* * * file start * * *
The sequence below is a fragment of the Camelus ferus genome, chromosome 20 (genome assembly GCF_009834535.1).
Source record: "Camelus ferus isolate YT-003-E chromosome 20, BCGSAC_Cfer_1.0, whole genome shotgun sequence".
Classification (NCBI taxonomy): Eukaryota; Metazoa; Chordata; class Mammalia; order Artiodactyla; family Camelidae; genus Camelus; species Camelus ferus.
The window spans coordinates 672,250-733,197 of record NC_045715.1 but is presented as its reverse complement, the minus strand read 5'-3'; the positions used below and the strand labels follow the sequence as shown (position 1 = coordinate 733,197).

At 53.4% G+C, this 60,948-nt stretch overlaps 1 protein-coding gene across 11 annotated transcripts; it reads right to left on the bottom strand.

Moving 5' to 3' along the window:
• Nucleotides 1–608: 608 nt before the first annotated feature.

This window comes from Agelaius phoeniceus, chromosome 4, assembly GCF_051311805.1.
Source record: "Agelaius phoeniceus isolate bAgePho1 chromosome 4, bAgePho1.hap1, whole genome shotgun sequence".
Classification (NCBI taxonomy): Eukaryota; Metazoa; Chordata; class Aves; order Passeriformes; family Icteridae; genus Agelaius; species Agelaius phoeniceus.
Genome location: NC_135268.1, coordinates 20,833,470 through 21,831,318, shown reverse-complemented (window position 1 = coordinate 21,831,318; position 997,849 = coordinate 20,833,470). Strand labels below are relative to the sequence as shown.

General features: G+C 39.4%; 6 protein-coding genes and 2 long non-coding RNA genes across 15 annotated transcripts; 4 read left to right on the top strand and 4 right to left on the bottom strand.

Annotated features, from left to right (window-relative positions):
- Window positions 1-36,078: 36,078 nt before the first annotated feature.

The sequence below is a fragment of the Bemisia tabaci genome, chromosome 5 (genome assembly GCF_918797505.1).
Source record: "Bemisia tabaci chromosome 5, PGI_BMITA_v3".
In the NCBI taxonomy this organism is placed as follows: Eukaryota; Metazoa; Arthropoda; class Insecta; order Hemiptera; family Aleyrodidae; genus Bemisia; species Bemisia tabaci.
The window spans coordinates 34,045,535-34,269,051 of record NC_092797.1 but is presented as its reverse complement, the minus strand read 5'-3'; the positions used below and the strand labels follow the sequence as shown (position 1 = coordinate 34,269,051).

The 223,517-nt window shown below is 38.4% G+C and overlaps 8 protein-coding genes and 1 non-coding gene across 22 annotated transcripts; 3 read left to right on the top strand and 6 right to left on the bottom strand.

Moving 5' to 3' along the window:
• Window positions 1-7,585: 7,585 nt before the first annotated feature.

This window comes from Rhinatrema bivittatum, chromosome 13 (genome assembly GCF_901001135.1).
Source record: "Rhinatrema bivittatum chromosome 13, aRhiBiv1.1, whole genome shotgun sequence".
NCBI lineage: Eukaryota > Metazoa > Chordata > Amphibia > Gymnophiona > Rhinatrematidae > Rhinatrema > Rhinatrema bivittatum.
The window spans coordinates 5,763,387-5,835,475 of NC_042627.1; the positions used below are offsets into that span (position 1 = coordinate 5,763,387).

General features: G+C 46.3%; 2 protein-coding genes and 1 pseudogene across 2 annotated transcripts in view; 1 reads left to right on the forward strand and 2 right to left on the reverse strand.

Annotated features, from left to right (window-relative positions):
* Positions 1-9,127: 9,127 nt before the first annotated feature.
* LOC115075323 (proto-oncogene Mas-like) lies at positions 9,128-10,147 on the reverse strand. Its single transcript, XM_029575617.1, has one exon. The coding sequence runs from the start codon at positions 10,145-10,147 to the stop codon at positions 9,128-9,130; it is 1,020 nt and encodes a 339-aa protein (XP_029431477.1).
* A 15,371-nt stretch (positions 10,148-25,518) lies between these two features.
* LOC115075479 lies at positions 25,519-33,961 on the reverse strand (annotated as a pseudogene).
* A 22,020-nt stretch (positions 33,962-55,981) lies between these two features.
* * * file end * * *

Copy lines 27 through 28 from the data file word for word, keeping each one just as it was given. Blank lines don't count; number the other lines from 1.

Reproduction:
Annotated features, from left to right (window-relative positions):
* Positions 1-9,127: 9,127 nt before the first annotated feature.